The Secret Service may have been misbehaving. Allegations arose last night of misconduct by members of the protective group, threatening cast a dark cloud over President Obama’s trip to Colombia for a regional summit.
Last night, a caller told the Associated Press that the misconduct involved prostitutes in Cartagena, site of the Summit of the Americas this weekend.
The White House would not comment on the matter, but did not dispute those allegations.
An anonymous U.S. official said that 12 agents were involved.
The alleged indiscretions occurred prior to Obama’s arrival Friday in the Colombian port city for meetings with 33 other regional leaders. Secret Service spokesman Ed Donovan said the agents in question were sent home and replaced with other agency personnel.
“These personnel changes will not affect the comprehensive security plan that has been prepared in advance of the president’s trip,” Donovan said.
Still, the misconduct rumors were a black eye the president and his entourage while guests of the Colombian government.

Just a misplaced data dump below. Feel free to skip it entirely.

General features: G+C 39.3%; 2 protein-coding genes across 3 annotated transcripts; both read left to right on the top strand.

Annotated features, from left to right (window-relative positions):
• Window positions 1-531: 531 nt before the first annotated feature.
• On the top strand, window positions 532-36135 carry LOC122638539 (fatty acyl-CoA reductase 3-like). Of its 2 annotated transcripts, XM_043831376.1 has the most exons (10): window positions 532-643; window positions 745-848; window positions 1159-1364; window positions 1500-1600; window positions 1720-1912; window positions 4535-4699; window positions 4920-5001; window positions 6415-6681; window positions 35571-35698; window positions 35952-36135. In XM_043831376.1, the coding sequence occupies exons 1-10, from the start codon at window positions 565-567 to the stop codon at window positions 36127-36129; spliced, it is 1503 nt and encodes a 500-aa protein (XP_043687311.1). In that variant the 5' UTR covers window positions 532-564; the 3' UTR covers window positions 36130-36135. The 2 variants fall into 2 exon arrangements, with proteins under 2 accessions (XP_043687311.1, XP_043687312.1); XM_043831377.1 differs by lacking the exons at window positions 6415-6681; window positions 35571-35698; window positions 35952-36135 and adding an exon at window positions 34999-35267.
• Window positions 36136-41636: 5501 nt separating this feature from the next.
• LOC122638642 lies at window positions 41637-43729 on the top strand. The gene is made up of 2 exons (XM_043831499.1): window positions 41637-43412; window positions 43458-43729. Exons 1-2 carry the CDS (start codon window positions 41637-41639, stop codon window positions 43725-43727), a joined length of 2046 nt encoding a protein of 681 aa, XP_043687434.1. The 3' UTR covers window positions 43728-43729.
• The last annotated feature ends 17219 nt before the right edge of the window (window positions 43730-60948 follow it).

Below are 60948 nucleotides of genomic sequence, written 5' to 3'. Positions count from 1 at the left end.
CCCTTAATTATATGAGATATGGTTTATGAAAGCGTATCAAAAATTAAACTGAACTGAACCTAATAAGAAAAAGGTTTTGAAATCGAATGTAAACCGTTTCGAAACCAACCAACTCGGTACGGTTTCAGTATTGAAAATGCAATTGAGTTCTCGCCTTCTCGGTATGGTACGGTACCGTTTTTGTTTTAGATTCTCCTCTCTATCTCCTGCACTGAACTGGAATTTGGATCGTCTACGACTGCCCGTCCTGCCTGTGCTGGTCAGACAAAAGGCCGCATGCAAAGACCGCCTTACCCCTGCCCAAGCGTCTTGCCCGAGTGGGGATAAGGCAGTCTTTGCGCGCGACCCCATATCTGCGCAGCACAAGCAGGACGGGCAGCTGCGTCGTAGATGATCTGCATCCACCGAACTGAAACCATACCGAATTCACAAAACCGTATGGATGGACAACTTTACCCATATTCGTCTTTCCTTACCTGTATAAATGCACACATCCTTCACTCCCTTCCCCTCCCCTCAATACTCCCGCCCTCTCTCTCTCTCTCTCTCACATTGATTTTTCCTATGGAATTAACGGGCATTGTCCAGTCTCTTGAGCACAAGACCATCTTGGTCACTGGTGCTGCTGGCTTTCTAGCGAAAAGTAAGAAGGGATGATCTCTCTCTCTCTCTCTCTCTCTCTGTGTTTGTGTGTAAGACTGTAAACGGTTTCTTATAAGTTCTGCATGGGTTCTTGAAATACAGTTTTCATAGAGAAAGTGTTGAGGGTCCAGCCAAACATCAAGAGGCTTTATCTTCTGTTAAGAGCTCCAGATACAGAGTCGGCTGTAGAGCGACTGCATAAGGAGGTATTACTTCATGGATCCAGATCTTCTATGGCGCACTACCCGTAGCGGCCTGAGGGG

Obama was to hold two days of summit meetings before returning to Washington D.C. on Sunday night.
The agents at the core of the allegations had stayed at Cartagena’s Hotel Caribe.
An anonymous hotel employee said the agents arrived at the hotel about a week ago. The employee said the Secret Service agents drank heavily during their stay.
The agents reportedly left on Thursday, a day before Obama arrived for the weekend summit.
Jon Adler, president of the Federal Law Enforcement Officers Association, said the accusations related to at least one agent having involvement with prostitutes in Cartagena. The association represents federal law enforcement officers, including the Secret Service.
The matter has now been turned over the agency’s Office of Professional Responsibility, which handles the agency’s internal affairs.